So unlike Al who sort of, like, set it as a goal very early and went towards that thing, I actually had no plan to end up on the West Coast at all and that was, it was kind of a fluke, actually. So, in the process of applying to graduate schools I kind of put together a whole group of possibilities that were both on the East and West Coast and really truly expected to end up on the East Coast because that felt as though that was going to be the natural path and many of the friends that I had had who had left the city had gone that way.
Charlotte Ickes: You were thinking New York or something?
Amanda Ross-Ho: Yeah, yeah, as just being you know as an obvious—
Charlotte Ickes: An obvious choice.
Amanda Ross-Ho: [Laughter] Yeah and then that didn’t work out meaning, you know, in terms of school applications coming back, et cetera, I was just weighing things. I got an offer at USC that I had thrown in as, like, a random, grab bag school, “Let’s just see what happens with…” And they offered me a full ride and I went for it. So that was kind of a scary, kind of dice roll thing that had happened.
Charlotte Ickes: You had barely––you hadn’t been to LA much.
Amanda Ross-Ho: I had a cousin that lived there and I spent a little bit of time, but I really hadn’t spent much time, no.
Charlotte Ickes: Pretty unfamiliar.
Amanda Ross-Ho: And so you know I was familiar with sort of the broader brush kind of aspects of its history, Al being part of that, of course, but it wasn’t a place that I had a real connection to, so in the end that was actually the reason why I felt confident to go and at the end of processing that experience in the sense that I realize that this sort of…this destination had a lot of unknowns and question marks. It was probably gonna be a more productive experience than something that I had already, was already kind of written and I could kinda predict what might happen to me on the East Coast so….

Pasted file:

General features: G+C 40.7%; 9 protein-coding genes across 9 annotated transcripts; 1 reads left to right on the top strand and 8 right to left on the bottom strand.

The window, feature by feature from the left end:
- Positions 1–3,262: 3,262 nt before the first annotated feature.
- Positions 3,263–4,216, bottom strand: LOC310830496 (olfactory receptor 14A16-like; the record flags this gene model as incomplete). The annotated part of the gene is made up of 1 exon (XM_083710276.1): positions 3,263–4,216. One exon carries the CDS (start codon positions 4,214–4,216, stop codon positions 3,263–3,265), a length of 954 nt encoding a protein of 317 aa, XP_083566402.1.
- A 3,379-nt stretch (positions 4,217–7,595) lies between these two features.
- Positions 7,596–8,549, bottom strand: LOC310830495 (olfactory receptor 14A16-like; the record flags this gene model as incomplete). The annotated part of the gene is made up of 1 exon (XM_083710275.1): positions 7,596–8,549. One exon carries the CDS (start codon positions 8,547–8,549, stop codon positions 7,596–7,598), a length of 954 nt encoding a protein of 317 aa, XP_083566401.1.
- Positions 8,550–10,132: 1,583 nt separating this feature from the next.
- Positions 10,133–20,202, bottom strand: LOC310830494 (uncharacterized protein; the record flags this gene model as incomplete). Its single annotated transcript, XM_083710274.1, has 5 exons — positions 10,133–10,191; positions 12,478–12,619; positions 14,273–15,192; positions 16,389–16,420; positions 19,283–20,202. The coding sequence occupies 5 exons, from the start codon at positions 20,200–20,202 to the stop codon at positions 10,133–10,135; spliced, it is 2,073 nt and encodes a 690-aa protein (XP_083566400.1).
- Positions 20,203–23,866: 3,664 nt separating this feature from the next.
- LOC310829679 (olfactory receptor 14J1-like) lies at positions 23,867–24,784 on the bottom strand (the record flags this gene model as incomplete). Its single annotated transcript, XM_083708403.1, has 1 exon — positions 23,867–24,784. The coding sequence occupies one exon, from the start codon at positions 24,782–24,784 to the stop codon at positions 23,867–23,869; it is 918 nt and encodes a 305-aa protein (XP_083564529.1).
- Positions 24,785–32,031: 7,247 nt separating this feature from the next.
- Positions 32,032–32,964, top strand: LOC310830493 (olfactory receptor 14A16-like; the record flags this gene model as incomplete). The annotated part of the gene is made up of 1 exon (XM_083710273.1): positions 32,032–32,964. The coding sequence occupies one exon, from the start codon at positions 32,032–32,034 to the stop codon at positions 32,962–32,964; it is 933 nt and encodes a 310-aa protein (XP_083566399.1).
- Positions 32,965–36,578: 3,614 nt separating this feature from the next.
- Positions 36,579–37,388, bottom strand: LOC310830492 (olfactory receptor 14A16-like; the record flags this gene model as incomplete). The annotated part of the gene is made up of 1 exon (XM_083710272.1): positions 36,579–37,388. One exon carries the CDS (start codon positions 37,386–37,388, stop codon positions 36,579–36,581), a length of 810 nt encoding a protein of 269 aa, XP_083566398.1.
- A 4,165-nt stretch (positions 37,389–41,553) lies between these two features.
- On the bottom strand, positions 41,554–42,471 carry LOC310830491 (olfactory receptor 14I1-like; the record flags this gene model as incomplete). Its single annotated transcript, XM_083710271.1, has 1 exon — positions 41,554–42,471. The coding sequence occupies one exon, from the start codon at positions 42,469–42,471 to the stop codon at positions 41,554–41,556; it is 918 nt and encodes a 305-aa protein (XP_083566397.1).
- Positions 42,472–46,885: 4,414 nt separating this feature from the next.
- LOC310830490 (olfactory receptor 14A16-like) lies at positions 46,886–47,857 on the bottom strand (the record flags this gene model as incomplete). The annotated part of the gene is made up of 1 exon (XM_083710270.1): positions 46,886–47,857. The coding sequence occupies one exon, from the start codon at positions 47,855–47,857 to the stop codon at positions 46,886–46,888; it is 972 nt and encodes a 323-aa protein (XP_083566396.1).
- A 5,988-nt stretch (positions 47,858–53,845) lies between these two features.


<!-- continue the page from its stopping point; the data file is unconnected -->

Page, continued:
Charlotte Ickes: And you had, I guess, when you graduated, if I’m recalling correctly, you had shared a big studio space in a old warehouse with some artists who are also in the show—
Amanda Ross-Ho: Yeah, yeah.
Charlotte Ickes: Who went to SAIC: Sterling Ruby and Aaron Curry.
Amanda Ross-Ho: Yeah, yeah so there had been sort of a little, kind of, a history of a pipeline actually from Chicago to LA and it should be mentioned, too, that there’s a huge Chicago population there now. I mean you’ve—
Charlotte Ickes: Huge, yeah.
Amanda Ross-Ho: Half of the people on your show are it, but also younger generations beyond where you sort of cut the show off in terms of generation. That has continued and continued. And so, if you’re at an event and look around, half of the people in the room have some Chicago connection, it’s actually really insane but, yeah, so…but I had a couple of friends, Sterling being one of them, who had just moved to go to—he had moved to go to ArtCenter, and actually was one of the people who encouraged me to come—
Charlotte Ickes: That’s right.
Amanda Ross-Ho: Because he had sort of established a connection there and so we lived together for a little while and then eventually shared a studio with a bunch of other people. It should be mentioned there were, like, 11 people in this space––people that had just finished graduate programs so there were people from USC, which was my program and ArtCenter and a couple of other places. So yeah there was a heavy Chicago contingency in that space, so.
Charlotte Ickes: So that brings us to 2010, 2011, or so when you guys connect formally. You had known about each other’s work prior, of course, when the Orange County Museum of Art approached each of you and, correct me if I’m getting this story wrong, to work together for a show called the Two Schools of Cool, again, at the Orange County Museum of Art that brought artists based in LA from different generations together and we’re lucky enough to have, as I mentioned, the piece The Meaning of Plus and Minus up in the galleries in the last—in the last room of the show here that you two made together, so I’d love to first start thinking about LA at that moment, 2010, 2011, you talked a bit about that and the backdrop of Pacific Standard Time, which was a really important series of exhibitions that brought attention to homegrown Southern California art practices, so I’d love for you to talk about how you first got to know each other and how that process unfolded before we kind of dive into the intricacies of the piece itself.